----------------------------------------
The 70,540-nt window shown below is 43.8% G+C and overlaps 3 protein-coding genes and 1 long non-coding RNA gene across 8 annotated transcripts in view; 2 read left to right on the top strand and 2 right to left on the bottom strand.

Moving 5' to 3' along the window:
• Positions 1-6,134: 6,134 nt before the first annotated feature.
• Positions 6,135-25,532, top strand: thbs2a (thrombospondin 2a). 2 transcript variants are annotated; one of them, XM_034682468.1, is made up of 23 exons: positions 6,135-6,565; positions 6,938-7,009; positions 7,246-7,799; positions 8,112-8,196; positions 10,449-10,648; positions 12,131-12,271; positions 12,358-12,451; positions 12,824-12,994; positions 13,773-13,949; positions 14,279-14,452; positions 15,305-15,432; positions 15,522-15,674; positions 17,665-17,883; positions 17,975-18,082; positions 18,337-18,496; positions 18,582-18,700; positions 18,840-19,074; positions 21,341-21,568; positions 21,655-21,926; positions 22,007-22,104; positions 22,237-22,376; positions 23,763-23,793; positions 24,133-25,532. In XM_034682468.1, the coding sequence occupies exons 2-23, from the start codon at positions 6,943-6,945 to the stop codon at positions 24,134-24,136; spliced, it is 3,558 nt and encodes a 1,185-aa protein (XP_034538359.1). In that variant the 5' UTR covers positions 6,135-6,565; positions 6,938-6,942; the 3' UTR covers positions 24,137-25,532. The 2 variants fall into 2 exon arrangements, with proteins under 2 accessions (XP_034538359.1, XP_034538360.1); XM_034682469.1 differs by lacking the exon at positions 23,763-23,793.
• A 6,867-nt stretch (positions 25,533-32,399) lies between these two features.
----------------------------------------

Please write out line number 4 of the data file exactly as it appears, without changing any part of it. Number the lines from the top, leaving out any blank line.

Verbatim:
• Positions 6,135-25,532, top strand: thbs2a (thrombospondin 2a). 2 transcript variants are annotated; one of them, XM_034682468.1, is made up of 23 exons: positions 6,135-6,565; positions 6,938-7,009; positions 7,246-7,799; positions 8,112-8,196; positions 10,449-10,648; positions 12,131-12,271; positions 12,358-12,451; positions 12,824-12,994; positions 13,773-13,949; positions 14,279-14,452; positions 15,305-15,432; positions 15,522-15,674; positions 17,665-17,883; positions 17,975-18,082; positions 18,337-18,496; positions 18,582-18,700; positions 18,840-19,074; positions 21,341-21,568; positions 21,655-21,926; positions 22,007-22,104; positions 22,237-22,376; positions 23,763-23,793; positions 24,133-25,532. In XM_034682468.1, the coding sequence occupies exons 2-23, from the start codon at positions 6,943-6,945 to the stop codon at positions 24,134-24,136; spliced, it is 3,558 nt and encodes a 1,185-aa protein (XP_034538359.1). In that variant the 5' UTR covers positions 6,135-6,565; positions 6,938-6,942; the 3' UTR covers positions 24,137-25,532. The 2 variants fall into 2 exon arrangements, with proteins under 2 accessions (XP_034538359.1, XP_034538360.1); XM_034682469.1 differs by lacking the exon at positions 23,763-23,793.